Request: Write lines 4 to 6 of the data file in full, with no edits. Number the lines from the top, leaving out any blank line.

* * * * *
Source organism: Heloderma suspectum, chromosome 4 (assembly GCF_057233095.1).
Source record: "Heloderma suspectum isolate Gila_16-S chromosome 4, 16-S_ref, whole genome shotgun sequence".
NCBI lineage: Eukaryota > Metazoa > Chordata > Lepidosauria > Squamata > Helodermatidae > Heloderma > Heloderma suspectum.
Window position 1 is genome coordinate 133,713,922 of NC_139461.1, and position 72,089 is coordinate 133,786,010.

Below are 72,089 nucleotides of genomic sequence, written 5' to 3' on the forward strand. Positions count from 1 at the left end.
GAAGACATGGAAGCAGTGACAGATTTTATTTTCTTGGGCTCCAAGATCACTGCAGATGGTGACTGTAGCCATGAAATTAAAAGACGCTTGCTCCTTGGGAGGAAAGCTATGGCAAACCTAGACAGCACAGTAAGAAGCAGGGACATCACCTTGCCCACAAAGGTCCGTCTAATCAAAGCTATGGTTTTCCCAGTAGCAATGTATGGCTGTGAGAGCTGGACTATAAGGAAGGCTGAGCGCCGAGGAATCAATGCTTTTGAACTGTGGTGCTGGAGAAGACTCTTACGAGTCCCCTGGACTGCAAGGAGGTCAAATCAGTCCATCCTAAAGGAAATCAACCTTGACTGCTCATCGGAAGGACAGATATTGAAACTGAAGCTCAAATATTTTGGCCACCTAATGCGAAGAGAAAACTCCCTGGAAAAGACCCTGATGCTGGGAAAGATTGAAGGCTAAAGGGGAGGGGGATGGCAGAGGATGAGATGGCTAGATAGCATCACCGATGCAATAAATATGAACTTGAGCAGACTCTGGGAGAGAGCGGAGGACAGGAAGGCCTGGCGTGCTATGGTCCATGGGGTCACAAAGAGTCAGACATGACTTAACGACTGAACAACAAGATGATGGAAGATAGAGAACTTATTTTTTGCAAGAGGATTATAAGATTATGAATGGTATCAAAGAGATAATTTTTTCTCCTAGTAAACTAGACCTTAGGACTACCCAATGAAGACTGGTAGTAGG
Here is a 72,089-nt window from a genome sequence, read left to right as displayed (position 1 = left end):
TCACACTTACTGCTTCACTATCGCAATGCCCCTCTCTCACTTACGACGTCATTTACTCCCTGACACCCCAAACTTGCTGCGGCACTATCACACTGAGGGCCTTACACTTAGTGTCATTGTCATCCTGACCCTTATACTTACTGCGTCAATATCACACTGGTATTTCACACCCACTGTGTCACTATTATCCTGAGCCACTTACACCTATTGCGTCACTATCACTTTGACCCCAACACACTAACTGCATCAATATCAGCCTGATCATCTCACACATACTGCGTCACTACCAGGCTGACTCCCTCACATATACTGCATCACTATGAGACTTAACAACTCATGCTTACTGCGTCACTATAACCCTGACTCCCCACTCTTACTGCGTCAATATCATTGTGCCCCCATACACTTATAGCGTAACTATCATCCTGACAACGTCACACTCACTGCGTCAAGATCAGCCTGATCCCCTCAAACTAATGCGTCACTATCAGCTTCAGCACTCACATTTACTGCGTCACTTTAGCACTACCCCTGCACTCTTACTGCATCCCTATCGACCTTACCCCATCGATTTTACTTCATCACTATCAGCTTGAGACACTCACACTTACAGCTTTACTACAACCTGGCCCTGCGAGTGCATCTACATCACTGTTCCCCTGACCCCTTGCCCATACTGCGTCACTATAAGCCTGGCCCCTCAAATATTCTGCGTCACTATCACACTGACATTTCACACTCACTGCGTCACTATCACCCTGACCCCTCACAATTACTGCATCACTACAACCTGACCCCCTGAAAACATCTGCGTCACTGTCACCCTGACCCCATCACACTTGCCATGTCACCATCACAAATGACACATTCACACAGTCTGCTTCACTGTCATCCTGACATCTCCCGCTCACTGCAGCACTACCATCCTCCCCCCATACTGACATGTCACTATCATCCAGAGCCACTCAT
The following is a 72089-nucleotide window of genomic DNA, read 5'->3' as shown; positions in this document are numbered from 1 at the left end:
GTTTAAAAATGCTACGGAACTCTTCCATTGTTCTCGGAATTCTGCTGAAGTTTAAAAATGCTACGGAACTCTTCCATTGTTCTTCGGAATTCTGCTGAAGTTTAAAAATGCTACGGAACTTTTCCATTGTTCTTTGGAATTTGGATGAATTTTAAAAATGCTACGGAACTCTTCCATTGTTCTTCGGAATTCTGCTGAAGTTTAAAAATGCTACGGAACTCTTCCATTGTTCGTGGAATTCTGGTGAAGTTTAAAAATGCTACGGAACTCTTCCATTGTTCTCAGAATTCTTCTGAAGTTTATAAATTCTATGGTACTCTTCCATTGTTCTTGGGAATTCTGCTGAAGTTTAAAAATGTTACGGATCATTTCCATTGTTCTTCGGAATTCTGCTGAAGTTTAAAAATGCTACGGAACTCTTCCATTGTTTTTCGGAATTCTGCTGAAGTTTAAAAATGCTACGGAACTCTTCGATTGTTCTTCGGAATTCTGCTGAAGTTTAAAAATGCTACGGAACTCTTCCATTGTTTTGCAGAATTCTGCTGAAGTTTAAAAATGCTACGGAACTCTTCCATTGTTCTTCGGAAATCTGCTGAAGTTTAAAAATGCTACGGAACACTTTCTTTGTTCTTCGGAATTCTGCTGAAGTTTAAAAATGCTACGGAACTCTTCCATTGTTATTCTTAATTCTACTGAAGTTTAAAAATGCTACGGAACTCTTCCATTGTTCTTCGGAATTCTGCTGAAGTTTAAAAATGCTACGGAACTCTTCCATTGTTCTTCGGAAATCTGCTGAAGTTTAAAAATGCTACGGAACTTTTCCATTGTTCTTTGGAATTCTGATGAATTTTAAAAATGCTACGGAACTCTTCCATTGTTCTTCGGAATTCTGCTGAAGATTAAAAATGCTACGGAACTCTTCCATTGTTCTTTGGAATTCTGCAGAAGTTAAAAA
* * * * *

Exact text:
Window position 1 is genome coordinate 133,713,922 of NC_139461.1, and position 72,089 is coordinate 133,786,010.

Below are 72,089 nucleotides of genomic sequence, written 5' to 3' on the forward strand. Positions count from 1 at the left end.
GAAGACATGGAAGCAGTGACAGATTTTATTTTCTTGGGCTCCAAGATCACTGCAGATGGTGACTGTAGCCATGAAATTAAAAGACGCTTGCTCCTTGGGAGGAAAGCTATGGCAAACCTAGACAGCACAGTAAGAAGCAGGGACATCACCTTGCCCACAAAGGTCCGTCTAATCAAAGCTATGGTTTTCCCAGTAGCAATGTATGGCTGTGAGAGCTGGACTATAAGGAAGGCTGAGCGCCGAGGAATCAATGCTTTTGAACTGTGGTGCTGGAGAAGACTCTTACGAGTCCCCTGGACTGCAAGGAGGTCAAATCAGTCCATCCTAAAGGAAATCAACCTTGACTGCTCATCGGAAGGACAGATATTGAAACTGAAGCTCAAATATTTTGGCCACCTAATGCGAAGAGAAAACTCCCTGGAAAAGACCCTGATGCTGGGAAAGATTGAAGGCTAAAGGGGAGGGGGATGGCAGAGGATGAGATGGCTAGATAGCATCACCGATGCAATAAATATGAACTTGAGCAGACTCTGGGAGAGAGCGGAGGACAGGAAGGCCTGGCGTGCTATGGTCCATGGGGTCACAAAGAGTCAGACATGACTTAACGACTGAACAACAAGATGATGGAAGATAGAGAACTTATTTTTTGCAAGAGGATTATAAGATTATGAATGGTATCAAAGAGATAATTTTTTCTCCTAGTAAACTAGACCTTAGGACTACCCAATGAAGACTGGTAGTAGG